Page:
1. Advice you might have for candidates trying to show compassion, empathy, appropriate response to constituents during a crisis like COVID-19 and protests.
Well, you’re in a catch-22: If you stay silent, you risk criticism for not saying anything. If you say something, you risk saying the wrong thing. As someone I follow on Twitter recently wrote
, “Both are options; both are risks.” So whatever you do, you need to think about your words with great precision and great care. Be hypervigilant.
Here’s a quick example: According to both the Associated Press
and Merriam-Webster, the word “black” is now capitalized. So if you don’t capitalize “black,” some people may think you’re making a deliberate decision to insult African Americans — even if your mistake was entirely innocent.
On that subject, talk to people of color on your staff. Seek out not only their perspective, but also their candid counsel. One of the best things about diversity if that it allows you to engage with people who bring different experiences to the table. So if you’re not bringing alternative voices into your discussion, there’s a good chance you’re going miss an important nuance at best, and exacerbate a tinderbox at worst.
Finally, one last tip: Have at the ready a list of things you’re doing, and have done. You should absolutely have this list memorized. Facts and figures are your friend.
“We’re working with the CDC to get ventilators to St. Barnabas Hospital.” “We’re committed to making sure that X percentage of our team consists of people of color.”
Avoid phrases like, “We’re studying the issue.” Cite specific accomplishments.
2. Tips for engaging constituents in Zoom meetings
Limit, moderate, and mute. Zoom meetings can quickly spiral out of control, so you want to remain in control of yours.
Limit. Just as you would in person, limit the number of people who can attend and restrict access. Cap attendees at a certain number, give out the dial-in info only to people who, say, provide their email address, and don’t allow people to move out of the waiting room if they don’t provide a name.
Similarly, moderate questions. You can require people to type their questions, then a moderator can read them. Or your moderator can vet the questions and then unmute the questioner to ask it him or herself.
Mute everyone by default. Many people will be multitasking. Vacuuming, doing the dishes, even going for a walk outside are some of my favorite ways to multitask. And with that, comes background noise.
A few other tips:
Set ground rules. Civility and respect should be the norm: Make it clear, in your invitation if not also at the outset, that while you’re eager for questions, this isn’t a place for grandstanding or for monologues. That is, you want to questions, not statements, and you reserve the right, to keep the meeting on track, to silence someone.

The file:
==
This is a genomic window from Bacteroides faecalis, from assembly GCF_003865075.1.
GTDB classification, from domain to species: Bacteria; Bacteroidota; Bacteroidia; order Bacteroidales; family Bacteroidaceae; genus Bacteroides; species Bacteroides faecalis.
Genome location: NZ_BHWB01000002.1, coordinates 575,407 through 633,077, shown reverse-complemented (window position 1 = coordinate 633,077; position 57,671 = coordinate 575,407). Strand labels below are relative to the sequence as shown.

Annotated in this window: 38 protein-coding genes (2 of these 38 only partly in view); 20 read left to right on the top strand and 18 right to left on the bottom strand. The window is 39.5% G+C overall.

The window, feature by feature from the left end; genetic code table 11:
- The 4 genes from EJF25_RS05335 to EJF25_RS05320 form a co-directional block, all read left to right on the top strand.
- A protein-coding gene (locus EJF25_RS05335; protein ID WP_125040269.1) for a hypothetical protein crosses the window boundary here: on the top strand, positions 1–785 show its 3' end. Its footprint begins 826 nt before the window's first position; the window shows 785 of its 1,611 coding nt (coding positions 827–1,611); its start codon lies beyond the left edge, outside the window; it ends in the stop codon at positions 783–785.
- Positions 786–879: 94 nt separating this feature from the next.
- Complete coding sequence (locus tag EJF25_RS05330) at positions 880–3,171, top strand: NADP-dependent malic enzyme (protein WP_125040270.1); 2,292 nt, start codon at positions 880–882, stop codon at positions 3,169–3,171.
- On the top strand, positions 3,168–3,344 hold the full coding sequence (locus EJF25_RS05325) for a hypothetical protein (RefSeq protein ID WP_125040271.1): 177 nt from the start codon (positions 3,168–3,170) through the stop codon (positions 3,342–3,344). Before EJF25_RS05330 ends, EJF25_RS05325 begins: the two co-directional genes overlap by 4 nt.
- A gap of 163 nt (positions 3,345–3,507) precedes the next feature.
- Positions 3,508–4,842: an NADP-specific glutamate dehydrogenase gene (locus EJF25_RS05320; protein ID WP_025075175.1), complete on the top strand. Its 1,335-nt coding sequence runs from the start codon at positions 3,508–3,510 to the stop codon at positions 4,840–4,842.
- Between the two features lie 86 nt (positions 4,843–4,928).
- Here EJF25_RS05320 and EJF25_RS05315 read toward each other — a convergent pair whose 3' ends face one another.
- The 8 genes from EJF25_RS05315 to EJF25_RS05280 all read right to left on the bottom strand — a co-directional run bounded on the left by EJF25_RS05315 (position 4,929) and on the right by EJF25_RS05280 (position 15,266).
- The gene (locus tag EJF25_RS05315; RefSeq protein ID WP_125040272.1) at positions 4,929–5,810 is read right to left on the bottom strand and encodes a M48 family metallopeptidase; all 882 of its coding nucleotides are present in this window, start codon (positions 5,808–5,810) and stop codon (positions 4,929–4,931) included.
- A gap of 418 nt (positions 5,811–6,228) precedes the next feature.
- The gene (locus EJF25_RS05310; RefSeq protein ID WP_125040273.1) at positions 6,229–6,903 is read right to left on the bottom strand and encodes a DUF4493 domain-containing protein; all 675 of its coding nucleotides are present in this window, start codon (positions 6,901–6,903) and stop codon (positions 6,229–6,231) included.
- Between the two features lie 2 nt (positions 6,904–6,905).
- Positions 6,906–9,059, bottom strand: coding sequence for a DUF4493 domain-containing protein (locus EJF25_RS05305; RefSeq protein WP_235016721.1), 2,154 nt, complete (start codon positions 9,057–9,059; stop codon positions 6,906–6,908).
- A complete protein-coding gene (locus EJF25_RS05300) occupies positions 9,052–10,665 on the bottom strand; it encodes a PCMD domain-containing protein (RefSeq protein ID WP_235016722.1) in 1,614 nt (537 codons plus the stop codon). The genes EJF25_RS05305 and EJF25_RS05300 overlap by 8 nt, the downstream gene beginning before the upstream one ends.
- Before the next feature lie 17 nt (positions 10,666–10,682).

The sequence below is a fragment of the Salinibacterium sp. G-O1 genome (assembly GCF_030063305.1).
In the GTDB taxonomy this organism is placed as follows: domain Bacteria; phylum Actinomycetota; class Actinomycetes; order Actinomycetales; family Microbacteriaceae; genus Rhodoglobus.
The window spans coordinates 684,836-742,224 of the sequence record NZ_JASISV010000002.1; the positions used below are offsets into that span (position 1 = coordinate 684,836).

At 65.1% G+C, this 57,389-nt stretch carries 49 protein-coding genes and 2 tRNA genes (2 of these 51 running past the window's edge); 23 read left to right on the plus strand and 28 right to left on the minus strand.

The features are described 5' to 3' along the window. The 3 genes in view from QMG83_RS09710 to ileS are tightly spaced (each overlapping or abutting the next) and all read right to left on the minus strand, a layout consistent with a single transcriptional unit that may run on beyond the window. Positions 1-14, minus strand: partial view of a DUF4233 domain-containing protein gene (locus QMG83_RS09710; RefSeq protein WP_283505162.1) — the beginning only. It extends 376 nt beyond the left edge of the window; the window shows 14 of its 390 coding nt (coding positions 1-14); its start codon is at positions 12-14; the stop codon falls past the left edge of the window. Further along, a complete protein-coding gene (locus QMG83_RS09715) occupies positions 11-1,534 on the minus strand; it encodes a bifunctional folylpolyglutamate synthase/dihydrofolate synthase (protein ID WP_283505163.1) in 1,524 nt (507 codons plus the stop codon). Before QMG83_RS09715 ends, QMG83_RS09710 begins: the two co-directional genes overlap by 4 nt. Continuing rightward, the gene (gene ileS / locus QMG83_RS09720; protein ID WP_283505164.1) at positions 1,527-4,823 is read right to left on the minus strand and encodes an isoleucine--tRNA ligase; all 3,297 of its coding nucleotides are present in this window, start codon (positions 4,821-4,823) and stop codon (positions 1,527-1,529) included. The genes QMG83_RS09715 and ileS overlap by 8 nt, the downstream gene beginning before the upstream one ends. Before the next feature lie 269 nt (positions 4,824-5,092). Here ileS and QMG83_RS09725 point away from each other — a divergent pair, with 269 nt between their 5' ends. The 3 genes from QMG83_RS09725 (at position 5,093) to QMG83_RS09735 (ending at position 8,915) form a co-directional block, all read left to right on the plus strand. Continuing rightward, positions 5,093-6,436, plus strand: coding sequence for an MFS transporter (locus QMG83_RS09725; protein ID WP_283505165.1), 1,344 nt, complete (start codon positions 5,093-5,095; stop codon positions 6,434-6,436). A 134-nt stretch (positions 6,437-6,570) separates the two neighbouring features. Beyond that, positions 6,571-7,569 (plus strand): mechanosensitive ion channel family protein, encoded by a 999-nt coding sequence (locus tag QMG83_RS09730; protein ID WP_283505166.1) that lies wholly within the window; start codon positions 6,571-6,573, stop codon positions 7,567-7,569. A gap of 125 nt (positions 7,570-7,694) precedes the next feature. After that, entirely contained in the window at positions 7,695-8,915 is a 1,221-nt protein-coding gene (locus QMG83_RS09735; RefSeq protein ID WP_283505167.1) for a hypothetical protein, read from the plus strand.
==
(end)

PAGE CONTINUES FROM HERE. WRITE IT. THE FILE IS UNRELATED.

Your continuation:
Also, tempers are running hot, and sometimes people just want to vent, so let them. Sometimes the best thing you can do is listen, actively and with respect. And then express gratitude for the fact that your constituent shared his perspective.
Finally, always, always, always identify common ground. Even if you disagree with everything someone says, always try to build a bridge. In fact, sometimes you can build your entire response around areas of agreement, rather than pointing out where the other person is wrong.
3. Value of op-eds from candidates and elected officials — best practices
I’m a big fan of op-eds
. They’re a peerless way to deepen your reputation for wisdom, to demonstrate leadership in a crisis, to raise your visibility.
Of course, you’re asking a ghostwriter who writes an op-ed a month, so my first piece of advice is to hire a ghostwriter.
Look, it’s no secret that many politicians, like many chief executives, have ghostwriters. But for big stuff, they often bring in a specialist. That’s what the president traditionally does when it comes to jokes when he speaks to the annual dinner of the White House Correspondents’ Association. So consider hiring outside your inner circle for an outside perspective.
Second, consider a local or regional paper rather than a national one. One reason everyone knows about Tom Cotton’s op-ed in the New York Times (“Send in the Troops”) is because it was in the New York Times. The biggest microphone in the world is not always the smartest strategy.
By contrast, not only is it easier to get published in a smaller publication; you’ll also be better able to address your specific constituents that way.
4. Response to evidence from past bad behavior and rumors
If you want to talk about bad behavior, look no further than Donald Trump.
More broadly, the politicians who stick their foot in their mouth tend to be those who speak without thinking. I don’t believe this is a time for off-the-cuff ad-libbing; the slightest slip of the tongue can be this afternoon’s trending topic on Twitter.
In this sense, I think we can learn from pols who are known to be tightly scripted — people like Mitt Romney and Hillary Clinton. They know how to stay on message, which in the rhubarb we’re in right now, seems smart.
5. Keep the candidate’s narrative authentic
It drives me nuts when consultants tell a client to “by yourself.”
For me, “being myself” means being casual and care-free. It means sporting flip flops and cracking inappropriate jokes. In this milieu, it’s easy to slip and share something I’ll later regret. (Just ask my girlfriend.)
By contrast, when I talk with a reporter, I’m on my best behavior. For one thing, I wear a business suit. That armor tells me that the given exchange is professional, not personal; this is business.
For another, I don’t wing it; I workshop my talking points in advance. That allows me to appear polished and poised rather than risking an ad-libbed gaffe.
Put simply, I’m not “myself.” I’m the best version of myself.
That doesn’t mean I’m inauthentic or insincere; it just means I’m prepared.